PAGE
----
This piece is part of Speciwomen's cross partnership with Adolescent Content.


Show review: Radical Women: Latin American Art, 1960-1985 at Brooklyn Museum

By PHILO COHEN

 

Brooklyn NY, 6/26/18, 1:35pm

 

As I reread my notes from last Thursday’s visit to the Radical Women: Latin American Art, 1960-1985 show at the Brooklyn Museum, I slowly slip into the skin of the woman I was before entering the first room of the exhibition. I try to remember, what were my hopes like? How did I think of the world? And how many women do I still need to know about?

 

I entered the first room of the show and was struck by the heartbeat of Teresa Burga (Peru, 1935), in synch with the sudden euphoria I feel when entering a good show. My eyes swept the walls, the ceiling, and the floor at a steady rhythm, dictated by this first artist’s (he)art. I read the description of the show. 123 women artists from 15 different Latin American countries. 123 women with 123 different experiences and 123 different bodies of questions coming from 15 different places, political climates, periods, backgrounds, schools of thought. 123 women from 123 mothers who taught them 123 different ways. 123 artists  represented in an important art space. 123 femme voices in a patriarchal city. As my eyes ate the lines of descriptions, I breathed well. My lungs were free to fill up from safe and inspiring air.

 

Beyond the fact that Radical Women: Latin American Art, 1960-1985 gives a voice to these women, and creates a safe and inclusive space for all minorities and underrepresented artists to move and feel, it questions the filter of history. As I moved through the rooms, I wondered why was I so drawn to all the descriptions and short biographies siding the artworks. Immediately, I realized I had never been taught any of this history. No aspects of these women’s lives had been mentioned in my eighteen years of history classes. I knew more about Rodin’s affairs and Napoleon’s hidden arm theory than about any of these 123 women. Why were they making their work and for whom? What did it mean? I want to learn Spanish, I thought.

 

I note:  I don’t know this language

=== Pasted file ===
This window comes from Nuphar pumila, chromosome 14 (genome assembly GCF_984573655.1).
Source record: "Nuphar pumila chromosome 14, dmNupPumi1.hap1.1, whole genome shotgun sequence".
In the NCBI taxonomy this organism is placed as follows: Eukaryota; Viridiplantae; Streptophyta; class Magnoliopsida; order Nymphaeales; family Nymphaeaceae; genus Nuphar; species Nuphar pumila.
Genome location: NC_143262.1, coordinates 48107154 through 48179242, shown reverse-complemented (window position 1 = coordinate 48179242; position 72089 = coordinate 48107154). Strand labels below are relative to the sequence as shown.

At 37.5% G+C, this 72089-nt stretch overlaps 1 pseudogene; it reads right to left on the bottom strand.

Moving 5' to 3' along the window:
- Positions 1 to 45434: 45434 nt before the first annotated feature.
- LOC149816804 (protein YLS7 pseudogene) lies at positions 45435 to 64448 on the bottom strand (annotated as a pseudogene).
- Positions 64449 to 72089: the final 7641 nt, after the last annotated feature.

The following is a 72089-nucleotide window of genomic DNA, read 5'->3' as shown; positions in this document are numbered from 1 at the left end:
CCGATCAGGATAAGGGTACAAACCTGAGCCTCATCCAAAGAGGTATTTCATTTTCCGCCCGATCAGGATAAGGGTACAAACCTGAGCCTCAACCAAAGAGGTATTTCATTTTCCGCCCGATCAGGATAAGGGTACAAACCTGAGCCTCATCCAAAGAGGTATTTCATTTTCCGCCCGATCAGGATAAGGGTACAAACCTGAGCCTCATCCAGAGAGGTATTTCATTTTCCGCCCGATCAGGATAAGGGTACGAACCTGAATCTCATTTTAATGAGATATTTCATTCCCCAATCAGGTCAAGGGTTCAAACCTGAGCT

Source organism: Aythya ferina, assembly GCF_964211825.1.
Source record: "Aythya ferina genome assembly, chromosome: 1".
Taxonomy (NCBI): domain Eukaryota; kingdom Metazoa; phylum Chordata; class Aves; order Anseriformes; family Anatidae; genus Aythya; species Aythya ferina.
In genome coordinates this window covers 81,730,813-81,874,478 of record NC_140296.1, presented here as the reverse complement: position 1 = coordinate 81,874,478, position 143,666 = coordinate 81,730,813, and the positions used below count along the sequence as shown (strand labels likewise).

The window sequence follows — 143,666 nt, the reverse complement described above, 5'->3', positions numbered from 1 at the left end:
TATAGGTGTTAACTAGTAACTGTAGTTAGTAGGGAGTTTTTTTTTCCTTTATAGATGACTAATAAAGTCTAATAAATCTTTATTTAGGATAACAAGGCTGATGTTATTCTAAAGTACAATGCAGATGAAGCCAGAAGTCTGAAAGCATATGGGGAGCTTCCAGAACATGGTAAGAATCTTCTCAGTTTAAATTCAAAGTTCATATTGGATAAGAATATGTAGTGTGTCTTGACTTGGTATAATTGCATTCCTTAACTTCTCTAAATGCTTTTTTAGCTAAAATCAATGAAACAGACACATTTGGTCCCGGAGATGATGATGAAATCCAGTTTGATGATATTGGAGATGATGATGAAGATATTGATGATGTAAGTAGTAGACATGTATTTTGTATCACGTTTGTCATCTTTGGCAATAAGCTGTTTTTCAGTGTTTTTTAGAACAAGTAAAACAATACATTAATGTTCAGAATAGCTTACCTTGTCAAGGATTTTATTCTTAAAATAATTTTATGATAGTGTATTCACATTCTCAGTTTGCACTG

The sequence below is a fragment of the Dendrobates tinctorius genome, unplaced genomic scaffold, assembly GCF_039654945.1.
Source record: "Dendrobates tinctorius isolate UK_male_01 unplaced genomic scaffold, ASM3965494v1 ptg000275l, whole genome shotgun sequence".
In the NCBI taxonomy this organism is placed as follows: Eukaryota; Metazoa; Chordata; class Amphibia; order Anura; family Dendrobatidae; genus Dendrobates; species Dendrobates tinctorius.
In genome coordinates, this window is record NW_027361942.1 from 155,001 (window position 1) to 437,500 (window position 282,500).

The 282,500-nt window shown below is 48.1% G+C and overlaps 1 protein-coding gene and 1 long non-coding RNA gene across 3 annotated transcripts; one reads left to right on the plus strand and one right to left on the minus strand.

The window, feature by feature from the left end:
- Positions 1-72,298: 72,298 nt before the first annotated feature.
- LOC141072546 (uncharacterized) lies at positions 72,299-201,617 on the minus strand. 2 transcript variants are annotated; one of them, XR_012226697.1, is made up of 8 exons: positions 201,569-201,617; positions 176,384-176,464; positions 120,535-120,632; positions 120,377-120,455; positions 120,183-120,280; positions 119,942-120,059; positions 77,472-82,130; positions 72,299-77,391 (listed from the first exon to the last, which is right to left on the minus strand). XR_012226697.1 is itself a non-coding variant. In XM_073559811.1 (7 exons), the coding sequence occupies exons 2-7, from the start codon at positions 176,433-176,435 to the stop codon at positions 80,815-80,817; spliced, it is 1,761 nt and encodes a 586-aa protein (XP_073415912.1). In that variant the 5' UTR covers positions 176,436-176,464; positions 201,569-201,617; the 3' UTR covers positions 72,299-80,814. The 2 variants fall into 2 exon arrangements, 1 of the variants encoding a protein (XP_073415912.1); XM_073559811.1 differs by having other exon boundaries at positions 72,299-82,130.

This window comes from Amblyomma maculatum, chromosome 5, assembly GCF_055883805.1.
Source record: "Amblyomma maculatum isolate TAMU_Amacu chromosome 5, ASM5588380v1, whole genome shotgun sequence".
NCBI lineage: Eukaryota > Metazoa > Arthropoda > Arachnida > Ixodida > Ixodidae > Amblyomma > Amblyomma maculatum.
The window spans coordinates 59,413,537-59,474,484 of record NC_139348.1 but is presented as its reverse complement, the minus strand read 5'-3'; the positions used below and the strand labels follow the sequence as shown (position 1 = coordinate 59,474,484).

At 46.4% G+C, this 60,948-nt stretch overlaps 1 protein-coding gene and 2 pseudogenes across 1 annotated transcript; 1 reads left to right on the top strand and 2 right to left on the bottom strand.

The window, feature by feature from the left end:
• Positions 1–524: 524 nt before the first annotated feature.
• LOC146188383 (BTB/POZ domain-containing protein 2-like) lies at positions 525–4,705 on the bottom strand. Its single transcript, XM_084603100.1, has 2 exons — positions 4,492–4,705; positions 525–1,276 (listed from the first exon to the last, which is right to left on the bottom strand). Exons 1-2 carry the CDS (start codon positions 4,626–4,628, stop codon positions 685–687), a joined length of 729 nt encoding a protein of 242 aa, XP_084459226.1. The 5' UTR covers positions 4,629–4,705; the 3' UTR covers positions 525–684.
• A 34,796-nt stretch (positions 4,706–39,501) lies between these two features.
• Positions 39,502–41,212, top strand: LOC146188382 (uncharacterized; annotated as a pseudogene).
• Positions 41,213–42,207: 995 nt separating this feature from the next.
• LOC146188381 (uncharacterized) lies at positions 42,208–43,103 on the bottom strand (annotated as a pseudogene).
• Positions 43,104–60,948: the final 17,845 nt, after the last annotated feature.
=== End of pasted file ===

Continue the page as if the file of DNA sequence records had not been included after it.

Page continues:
I don’t know anything about all this history

I am not hoping to understand

I am just reading

I am seeing words I like

Where is my privilege from

I have never felt so stimulated

I continue reading.

 

All these fragments of biography have helped me see better. These women mapped their bodies, spoke up, wrote, carved, photographed, recorded in one way or another their feelings, their fear, their anger. I have been questioning myself about the politicized body, and about endless feminisms. What we make is a mirror of our identity and experience. The feminist artist is a politicized body. I felt like nothing was forgotten, no one was left out, as if female superheroes had succeeded in journalistically covering yesterday with their hands and heads. Sometimes they represent, like Lenora de Barros (Brazil, 1953) in Homenagem a George Segal / Homage to George Segal (1975/1990): The artist brushes her teeth, getting more and more buried under a mountain of white toothpaste/shaving cream that hides her face, putting forward white censorship while observing the disregard for minorities’ basic needs, sharp teeth on white foam. However, it could also simply mirror her love for George Segal’s sculptures. Many interpretations. Open ended. I don’t look for them, I feel them. Then, I feel stupid to interpret something I have no knowledge of, and I remember when I had used a photograph of Ana Mendieta (Cuba, 1948 - New York, 1985) for a nonfiction piece about my mother’s loneliness in my sophomore year of college. My teacher had found it unrelated and politely had asked me to remove it.

 

The viewer is invited to learn, to experience, and to understand. Anyone who is not a Latino femme artist from the ‘60s-‘80s shall empathize while walking around this city of work, this dozen of windowless rooms, where we can forget who we are in today’s society. We can overlook our own roles, step out of ruling egocentrism, and glance at the unfortunately obscure lives that have changed history.  I questioned my life map, my interests, my knowledge, my beliefs. I wondered about the experience of these women who had dared to be radical.

 

“Experience is the convergence of diverse elements, of the individual and social context, of history, and History.” - Lea Lublin (Poland/France/Argentina, 1929-1999)

 

Research these women, spend time with their work, read their stories, and if you are in New York City between now and July 22nd, run to the Brooklyn Museum.